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We Hope
06-30-2009, 08:25 PM
http://www.peteducation.com/article.cfm?c=0+1302+1473&aid=1161

Q. How does a veterinarian assess if a pet is dehydrated?

A. One way to assess hydration in an animal is to lift the skin over the animal's shoulder and watch how fast it goes back to its normal position. In a normal, healthy animal, if the skin between the shoulders is lifted up and then released, the skin will pop back to its normal position immediately.

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In dehydrated animals, there is less fluid in the skin and it is less elastic. When lifted off the back, the skin of a dehydrated animal will not immediately fall back to its normal position. If a pet has lost 6-8% of its normal fluid, there will be a definite delay in the skin returning to its normal position. If the pet is 10-12% dehydrated, the skin will actually look like a tent and not go back to its normal position. Signs of shock may be evident. If a pet is over 12% dehydrated, it is an extreme emergency.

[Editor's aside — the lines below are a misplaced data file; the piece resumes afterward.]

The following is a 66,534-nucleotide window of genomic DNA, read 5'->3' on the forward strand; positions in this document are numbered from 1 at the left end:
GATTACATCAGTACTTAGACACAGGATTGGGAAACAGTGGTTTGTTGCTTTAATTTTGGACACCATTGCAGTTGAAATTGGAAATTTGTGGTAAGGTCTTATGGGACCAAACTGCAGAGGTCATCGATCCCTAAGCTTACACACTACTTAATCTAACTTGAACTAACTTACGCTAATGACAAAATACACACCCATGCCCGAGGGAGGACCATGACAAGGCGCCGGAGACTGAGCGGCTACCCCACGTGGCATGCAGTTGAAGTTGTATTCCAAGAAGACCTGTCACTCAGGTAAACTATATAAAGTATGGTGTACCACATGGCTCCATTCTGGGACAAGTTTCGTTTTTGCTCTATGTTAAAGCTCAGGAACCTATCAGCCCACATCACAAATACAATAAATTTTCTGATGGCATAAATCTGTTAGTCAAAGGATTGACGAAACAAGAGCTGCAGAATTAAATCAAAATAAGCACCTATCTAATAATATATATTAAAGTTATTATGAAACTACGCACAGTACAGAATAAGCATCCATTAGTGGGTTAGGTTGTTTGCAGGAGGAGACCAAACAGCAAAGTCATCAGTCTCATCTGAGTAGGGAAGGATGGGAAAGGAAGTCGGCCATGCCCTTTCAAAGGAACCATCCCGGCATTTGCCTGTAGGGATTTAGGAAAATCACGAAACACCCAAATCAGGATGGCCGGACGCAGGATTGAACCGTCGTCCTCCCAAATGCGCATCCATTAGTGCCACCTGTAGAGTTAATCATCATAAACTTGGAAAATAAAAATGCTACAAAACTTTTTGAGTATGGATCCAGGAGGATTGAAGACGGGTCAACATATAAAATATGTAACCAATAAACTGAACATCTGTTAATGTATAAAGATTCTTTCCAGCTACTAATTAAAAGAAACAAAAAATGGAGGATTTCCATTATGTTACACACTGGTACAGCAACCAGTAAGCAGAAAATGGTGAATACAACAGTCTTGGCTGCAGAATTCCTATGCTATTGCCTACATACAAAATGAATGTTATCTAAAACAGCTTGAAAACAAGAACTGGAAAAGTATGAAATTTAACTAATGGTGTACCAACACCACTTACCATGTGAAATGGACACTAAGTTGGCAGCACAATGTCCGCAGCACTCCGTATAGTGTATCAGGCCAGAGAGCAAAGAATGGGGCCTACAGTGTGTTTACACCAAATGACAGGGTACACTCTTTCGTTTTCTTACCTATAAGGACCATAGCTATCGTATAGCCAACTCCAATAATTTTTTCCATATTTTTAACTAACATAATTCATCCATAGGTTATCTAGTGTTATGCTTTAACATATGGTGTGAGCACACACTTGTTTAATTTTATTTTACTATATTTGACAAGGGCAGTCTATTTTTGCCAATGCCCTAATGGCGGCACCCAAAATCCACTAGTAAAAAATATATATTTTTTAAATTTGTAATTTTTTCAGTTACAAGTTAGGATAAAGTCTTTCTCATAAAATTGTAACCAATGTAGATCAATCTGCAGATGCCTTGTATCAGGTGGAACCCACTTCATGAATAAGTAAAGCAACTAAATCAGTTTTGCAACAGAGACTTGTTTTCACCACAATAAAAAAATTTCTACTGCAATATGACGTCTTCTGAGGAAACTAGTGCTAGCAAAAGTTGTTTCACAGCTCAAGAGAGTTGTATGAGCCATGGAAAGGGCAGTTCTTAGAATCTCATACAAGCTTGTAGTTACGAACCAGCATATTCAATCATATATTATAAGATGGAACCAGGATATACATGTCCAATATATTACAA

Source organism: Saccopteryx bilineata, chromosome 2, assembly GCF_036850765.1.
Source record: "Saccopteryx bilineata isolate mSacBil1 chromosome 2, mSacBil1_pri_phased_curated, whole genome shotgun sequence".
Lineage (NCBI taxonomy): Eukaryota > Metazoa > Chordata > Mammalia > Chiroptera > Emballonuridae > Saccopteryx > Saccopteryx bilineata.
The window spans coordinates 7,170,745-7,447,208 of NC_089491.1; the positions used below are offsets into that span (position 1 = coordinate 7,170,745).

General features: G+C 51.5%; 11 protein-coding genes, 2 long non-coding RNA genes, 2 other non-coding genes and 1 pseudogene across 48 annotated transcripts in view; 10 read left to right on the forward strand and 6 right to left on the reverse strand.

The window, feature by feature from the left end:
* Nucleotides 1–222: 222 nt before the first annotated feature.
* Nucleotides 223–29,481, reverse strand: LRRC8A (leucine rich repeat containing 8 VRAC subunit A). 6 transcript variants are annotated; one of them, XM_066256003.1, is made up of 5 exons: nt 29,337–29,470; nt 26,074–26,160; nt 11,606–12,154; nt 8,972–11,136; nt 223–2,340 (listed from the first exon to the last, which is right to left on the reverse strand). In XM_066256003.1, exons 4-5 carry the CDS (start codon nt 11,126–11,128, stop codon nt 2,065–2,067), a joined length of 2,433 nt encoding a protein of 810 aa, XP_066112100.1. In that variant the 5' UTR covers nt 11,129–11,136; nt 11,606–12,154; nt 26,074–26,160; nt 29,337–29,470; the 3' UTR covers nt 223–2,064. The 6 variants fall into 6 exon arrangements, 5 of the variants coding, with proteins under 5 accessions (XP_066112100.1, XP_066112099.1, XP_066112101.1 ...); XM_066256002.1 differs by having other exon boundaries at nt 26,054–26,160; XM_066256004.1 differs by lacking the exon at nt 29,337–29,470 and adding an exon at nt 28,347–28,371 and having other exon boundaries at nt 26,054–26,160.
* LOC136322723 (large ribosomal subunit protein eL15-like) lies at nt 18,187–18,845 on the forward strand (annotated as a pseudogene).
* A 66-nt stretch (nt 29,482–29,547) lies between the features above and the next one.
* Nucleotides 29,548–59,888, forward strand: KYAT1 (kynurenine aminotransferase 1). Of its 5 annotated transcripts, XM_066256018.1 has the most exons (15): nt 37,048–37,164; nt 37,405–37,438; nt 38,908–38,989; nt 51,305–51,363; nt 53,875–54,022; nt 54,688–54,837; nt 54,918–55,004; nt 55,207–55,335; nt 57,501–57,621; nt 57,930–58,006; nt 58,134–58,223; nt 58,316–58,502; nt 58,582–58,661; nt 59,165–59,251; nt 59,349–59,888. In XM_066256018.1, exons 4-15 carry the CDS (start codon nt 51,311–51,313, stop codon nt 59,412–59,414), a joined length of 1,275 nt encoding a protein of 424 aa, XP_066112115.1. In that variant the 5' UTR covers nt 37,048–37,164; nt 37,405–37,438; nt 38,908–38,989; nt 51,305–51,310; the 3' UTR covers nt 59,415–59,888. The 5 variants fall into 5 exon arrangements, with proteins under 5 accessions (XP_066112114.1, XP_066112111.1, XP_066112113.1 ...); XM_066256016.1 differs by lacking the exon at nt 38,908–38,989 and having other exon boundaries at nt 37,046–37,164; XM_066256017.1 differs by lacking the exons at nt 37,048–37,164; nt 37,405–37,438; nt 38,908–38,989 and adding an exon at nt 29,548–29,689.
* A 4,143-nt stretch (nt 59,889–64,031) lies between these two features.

Other ways to assess dehydration are to examine the mucous membranes (gums); they should be moist. In a dehydrated animal, the eyes may appear sunken in. In very dehydrated animals the heart rate may be increased, but the pulse would be weak.

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When a diabetic animal is dehydrated, the ability to absorb insulin at the normal rate can be changed; often it's more difficult to absorb insulin when dehydration is present. This is one of the reasons fluids can be needed when there are more than trace ketones or in ketoacidosis.